This measure was brought back in on Tuesday alongside day two PCR tests for travellers returning to the UK.
Close contacts of anyone who tests positive for the new Omicron variant have also been ordered to isolate for 10 days.
"If it emerges that this variant is no more dangerous than the Delta variant, then we won't keep measures in place for a day longer than necessary," the health secretary told MPs on Tuesday.
In a press conference on Tuesday, Prime Minister Boris Johnson urged people not to cancel Christmas parties or school nativity plays, telling a Downing Street press conference he would "throw everything" at the booster vaccination campaign to tackle the variant's spread.
He added that 400 military personnel will help the NHS to deliver the expanded booster programme and vaccination centres will be "popping up like Christmas trees".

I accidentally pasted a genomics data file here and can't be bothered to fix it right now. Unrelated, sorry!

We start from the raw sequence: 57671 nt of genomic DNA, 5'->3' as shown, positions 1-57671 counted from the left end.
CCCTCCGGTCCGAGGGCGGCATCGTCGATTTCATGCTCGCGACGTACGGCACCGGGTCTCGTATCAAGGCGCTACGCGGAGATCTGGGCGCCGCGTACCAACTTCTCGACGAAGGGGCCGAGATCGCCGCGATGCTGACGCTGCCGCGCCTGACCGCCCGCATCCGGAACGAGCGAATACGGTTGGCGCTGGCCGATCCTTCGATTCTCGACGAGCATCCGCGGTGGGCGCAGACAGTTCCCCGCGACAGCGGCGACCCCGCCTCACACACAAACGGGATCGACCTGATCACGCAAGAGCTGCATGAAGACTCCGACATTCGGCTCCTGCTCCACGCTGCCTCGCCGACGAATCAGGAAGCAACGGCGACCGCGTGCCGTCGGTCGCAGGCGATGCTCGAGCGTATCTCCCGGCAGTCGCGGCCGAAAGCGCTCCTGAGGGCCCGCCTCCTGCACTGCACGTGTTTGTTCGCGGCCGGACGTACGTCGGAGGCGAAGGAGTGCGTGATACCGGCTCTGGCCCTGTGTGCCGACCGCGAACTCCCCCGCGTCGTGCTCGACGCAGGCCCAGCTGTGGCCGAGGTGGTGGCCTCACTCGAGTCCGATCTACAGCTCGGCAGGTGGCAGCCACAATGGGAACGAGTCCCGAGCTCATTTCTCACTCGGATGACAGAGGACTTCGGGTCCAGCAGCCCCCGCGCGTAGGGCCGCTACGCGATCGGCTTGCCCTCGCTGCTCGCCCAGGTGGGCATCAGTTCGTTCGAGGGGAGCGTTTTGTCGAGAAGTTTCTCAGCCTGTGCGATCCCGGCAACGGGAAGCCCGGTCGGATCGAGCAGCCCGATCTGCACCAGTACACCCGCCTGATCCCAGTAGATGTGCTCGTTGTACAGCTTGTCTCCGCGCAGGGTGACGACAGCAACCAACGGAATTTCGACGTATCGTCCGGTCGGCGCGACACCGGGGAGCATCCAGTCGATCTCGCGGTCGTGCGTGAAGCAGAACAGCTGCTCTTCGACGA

Mr Javid reiterated this message on Sky News on Wednesday, insisting that people should carry on with their plans for Christmas but should take a COVID lateral flow test before attending events.
His comments came despite a UK health chief encouraging Britons to cut back on unnecessary socialising ahead of the festive season.
Dr Jenny Harries, chief executive of the UK's Health Security Agency (UKHSA), said everyone could do their bit to tackle the spread of the new variant by reducing the number of social contacts they have - and by "not socialising when we don't particularly need to".
Saffron Cordery, deputy chief executive of NHS Providers, which represents NHS trusts, told Sky News some NHS organisations have asked staff "not to mix in big groups" in the run-up to Christmas owing to fears off staff absences.
She said this year is "very different" to last year when "it was absolutely clear that nobody was going to a Christmas party", adding that the situation is "a really challenging and difficult one".
The government said, as of 9am on Wednesday, there had been a further 48,374 lab-confirmed COVID-19 cases in the UK and that a further 171 people had died within 28 days of testing positive.
A total of 50,994,257 first doses of vaccines had been delivered in the UK by 30 November 30, government figures show.